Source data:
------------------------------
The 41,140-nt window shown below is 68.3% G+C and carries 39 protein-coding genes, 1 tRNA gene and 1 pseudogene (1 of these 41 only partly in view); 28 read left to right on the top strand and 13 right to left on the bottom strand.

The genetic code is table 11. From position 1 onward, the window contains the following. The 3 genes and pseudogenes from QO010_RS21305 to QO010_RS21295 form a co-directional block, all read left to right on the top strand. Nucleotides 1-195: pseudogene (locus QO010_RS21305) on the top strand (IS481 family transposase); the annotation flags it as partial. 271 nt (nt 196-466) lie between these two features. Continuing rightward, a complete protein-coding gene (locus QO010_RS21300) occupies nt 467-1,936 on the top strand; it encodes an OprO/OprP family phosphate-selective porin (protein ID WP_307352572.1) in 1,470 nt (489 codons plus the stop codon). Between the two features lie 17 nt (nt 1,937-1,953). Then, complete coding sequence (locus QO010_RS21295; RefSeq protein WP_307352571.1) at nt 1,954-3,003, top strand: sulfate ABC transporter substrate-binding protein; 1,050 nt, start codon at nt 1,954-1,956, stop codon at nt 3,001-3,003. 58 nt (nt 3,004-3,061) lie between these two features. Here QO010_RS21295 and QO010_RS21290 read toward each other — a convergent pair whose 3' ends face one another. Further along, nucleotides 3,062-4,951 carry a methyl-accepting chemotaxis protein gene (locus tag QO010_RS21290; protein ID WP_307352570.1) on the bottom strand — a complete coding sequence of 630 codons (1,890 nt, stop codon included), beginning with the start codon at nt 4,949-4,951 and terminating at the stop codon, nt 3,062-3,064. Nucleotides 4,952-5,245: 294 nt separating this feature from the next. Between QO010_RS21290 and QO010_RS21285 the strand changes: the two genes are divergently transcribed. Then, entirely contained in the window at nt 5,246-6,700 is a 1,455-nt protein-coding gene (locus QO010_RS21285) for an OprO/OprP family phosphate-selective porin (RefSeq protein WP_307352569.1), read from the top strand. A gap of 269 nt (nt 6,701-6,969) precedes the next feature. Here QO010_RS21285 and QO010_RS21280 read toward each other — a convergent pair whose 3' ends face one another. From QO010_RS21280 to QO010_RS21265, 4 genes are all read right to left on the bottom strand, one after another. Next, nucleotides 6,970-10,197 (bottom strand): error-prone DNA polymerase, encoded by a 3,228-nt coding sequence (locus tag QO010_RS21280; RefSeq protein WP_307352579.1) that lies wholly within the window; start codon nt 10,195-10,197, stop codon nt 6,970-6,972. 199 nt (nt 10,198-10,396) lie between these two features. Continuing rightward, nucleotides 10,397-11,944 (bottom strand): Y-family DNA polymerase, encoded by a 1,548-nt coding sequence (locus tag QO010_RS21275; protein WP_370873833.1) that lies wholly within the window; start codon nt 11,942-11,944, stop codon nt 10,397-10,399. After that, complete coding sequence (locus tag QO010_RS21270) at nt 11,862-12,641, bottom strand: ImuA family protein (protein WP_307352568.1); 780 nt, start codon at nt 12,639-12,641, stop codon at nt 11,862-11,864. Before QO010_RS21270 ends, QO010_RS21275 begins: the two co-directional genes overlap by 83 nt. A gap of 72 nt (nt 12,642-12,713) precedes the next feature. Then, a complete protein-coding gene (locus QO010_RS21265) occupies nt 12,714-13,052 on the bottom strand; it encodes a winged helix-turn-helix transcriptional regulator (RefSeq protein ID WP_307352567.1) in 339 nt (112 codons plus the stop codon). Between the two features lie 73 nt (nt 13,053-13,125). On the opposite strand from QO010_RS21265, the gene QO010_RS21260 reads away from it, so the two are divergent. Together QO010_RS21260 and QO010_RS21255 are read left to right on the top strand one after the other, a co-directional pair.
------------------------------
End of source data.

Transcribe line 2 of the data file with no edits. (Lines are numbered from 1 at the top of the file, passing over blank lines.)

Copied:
The genetic code is table 11. From position 1 onward, the window contains the following. The 3 genes and pseudogenes from QO010_RS21305 to QO010_RS21295 form a co-directional block, all read left to right on the top strand. Nucleotides 1-195: pseudogene (locus QO010_RS21305) on the top strand (IS481 family transposase); the annotation flags it as partial. 271 nt (nt 196-466) lie between these two features. Continuing rightward, a complete protein-coding gene (locus QO010_RS21300) occupies nt 467-1,936 on the top strand; it encodes an OprO/OprP family phosphate-selective porin (protein ID WP_307352572.1) in 1,470 nt (489 codons plus the stop codon). Between the two features lie 17 nt (nt 1,937-1,953). Then, complete coding sequence (locus QO010_RS21295; RefSeq protein WP_307352571.1) at nt 1,954-3,003, top strand: sulfate ABC transporter substrate-binding protein; 1,050 nt, start codon at nt 1,954-1,956, stop codon at nt 3,001-3,003. 58 nt (nt 3,004-3,061) lie between these two features. Here QO010_RS21295 and QO010_RS21290 read toward each other — a convergent pair whose 3' ends face one another. Further along, nucleotides 3,062-4,951 carry a methyl-accepting chemotaxis protein gene (locus tag QO010_RS21290; protein ID WP_307352570.1) on the bottom strand — a complete coding sequence of 630 codons (1,890 nt, stop codon included), beginning with the start codon at nt 4,949-4,951 and terminating at the stop codon, nt 3,062-3,064. Nucleotides 4,952-5,245: 294 nt separating this feature from the next. Between QO010_RS21290 and QO010_RS21285 the strand changes: the two genes are divergently transcribed. Then, entirely contained in the window at nt 5,246-6,700 is a 1,455-nt protein-coding gene (locus QO010_RS21285) for an OprO/OprP family phosphate-selective porin (RefSeq protein WP_307352569.1), read from the top strand. A gap of 269 nt (nt 6,701-6,969) precedes the next feature. Here QO010_RS21285 and QO010_RS21280 read toward each other — a convergent pair whose 3' ends face one another. From QO010_RS21280 to QO010_RS21265, 4 genes are all read right to left on the bottom strand, one after another. Next, nucleotides 6,970-10,197 (bottom strand): error-prone DNA polymerase, encoded by a 3,228-nt coding sequence (locus tag QO010_RS21280; RefSeq protein WP_307352579.1) that lies wholly within the window; start codon nt 10,195-10,197, stop codon nt 6,970-6,972. 199 nt (nt 10,198-10,396) lie between these two features. Continuing rightward, nucleotides 10,397-11,944 (bottom strand): Y-family DNA polymerase, encoded by a 1,548-nt coding sequence (locus tag QO010_RS21275; protein WP_370873833.1) that lies wholly within the window; start codon nt 11,942-11,944, stop codon nt 10,397-10,399. After that, complete coding sequence (locus tag QO010_RS21270) at nt 11,862-12,641, bottom strand: ImuA family protein (protein WP_307352568.1); 780 nt, start codon at nt 12,639-12,641, stop codon at nt 11,862-11,864. Before QO010_RS21270 ends, QO010_RS21275 begins: the two co-directional genes overlap by 83 nt. A gap of 72 nt (nt 12,642-12,713) precedes the next feature. Then, a complete protein-coding gene (locus QO010_RS21265) occupies nt 12,714-13,052 on the bottom strand; it encodes a winged helix-turn-helix transcriptional regulator (RefSeq protein ID WP_307352567.1) in 339 nt (112 codons plus the stop codon). Between the two features lie 73 nt (nt 13,053-13,125). On the opposite strand from QO010_RS21265, the gene QO010_RS21260 reads away from it, so the two are divergent. Together QO010_RS21260 and QO010_RS21255 are read left to right on the top strand one after the other, a co-directional pair.